In many cases a brokerless design just doesn’t work. You often have requirements to simply publish the message once and have multiple subscribers consume it. This is where a broker design comes into the picture.
The Messaging Bus (Broker) Design
What it is: In this architecture, all communication is routed via a group of brokers. Brokers are server programs running some advanced routing algorithms.
Each microservice connects to a broker. The microservice can send and receive messages via the same connection. The service sending messages is called a publisher and receiver is called a subscriber. Messages are published to a particular “topic.” A subscriber receives those messages for topics to which it has subscribed.
Load Balancing: Most messaging brokers support load balancing out of the box. This makes the overall architecture much simpler and highly scalable. Some brokers (like RabbitMQ) have built-in retries and more for making the communication channel more reliable.
Service Discovery: Service discovery is not required when using a messaging backend. All microservices act as clients. The only service which needs to be discoverable is the message broker.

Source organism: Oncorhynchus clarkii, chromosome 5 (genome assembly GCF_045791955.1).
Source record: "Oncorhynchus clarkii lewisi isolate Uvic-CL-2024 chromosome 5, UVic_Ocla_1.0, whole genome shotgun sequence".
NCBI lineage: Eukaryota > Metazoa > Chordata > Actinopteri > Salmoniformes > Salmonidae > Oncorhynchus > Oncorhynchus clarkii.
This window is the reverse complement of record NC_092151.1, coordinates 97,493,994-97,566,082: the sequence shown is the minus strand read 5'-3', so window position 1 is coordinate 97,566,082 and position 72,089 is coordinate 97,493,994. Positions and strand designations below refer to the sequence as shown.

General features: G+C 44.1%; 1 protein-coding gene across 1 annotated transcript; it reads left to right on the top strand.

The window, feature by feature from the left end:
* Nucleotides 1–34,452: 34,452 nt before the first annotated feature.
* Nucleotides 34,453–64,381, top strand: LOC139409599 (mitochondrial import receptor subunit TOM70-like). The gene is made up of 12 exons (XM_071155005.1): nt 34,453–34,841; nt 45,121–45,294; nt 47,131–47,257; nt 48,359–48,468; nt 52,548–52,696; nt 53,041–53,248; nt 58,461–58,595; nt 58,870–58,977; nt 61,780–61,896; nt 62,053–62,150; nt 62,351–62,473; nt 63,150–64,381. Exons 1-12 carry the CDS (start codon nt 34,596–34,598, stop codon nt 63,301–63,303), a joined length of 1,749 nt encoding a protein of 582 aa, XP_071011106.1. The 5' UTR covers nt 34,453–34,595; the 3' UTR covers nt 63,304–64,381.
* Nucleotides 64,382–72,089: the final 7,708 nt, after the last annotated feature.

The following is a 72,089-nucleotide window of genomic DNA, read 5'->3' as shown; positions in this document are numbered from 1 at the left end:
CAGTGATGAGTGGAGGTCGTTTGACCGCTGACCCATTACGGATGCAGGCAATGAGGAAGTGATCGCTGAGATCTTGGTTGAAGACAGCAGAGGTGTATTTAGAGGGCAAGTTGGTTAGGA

Fan In and Fan Out: A messaging backend makes it easier to distribute workload and aggregate the results. The best part is that adding worker microservices can be done transparently without having to update the other microservices.
Stream Based Design: Such an approach also gives birth to a concept of streams. Each topic is essentially a stream of messages. Any subscriber can tap into these streams as and when required. The possibilities of modeling a system design using streams is endless.
Scaling the brokers: While the advantages are amazing, scaling the brokers themselves becomes a challenge for highly distributed systems. It’s just another piece to maintain alongside your microservices.
Higher Latency: The number of hops in a message bus increases the overall latency. This is especially true for a RPC-like use case. In mission critical apps, this might not be a feasible solution.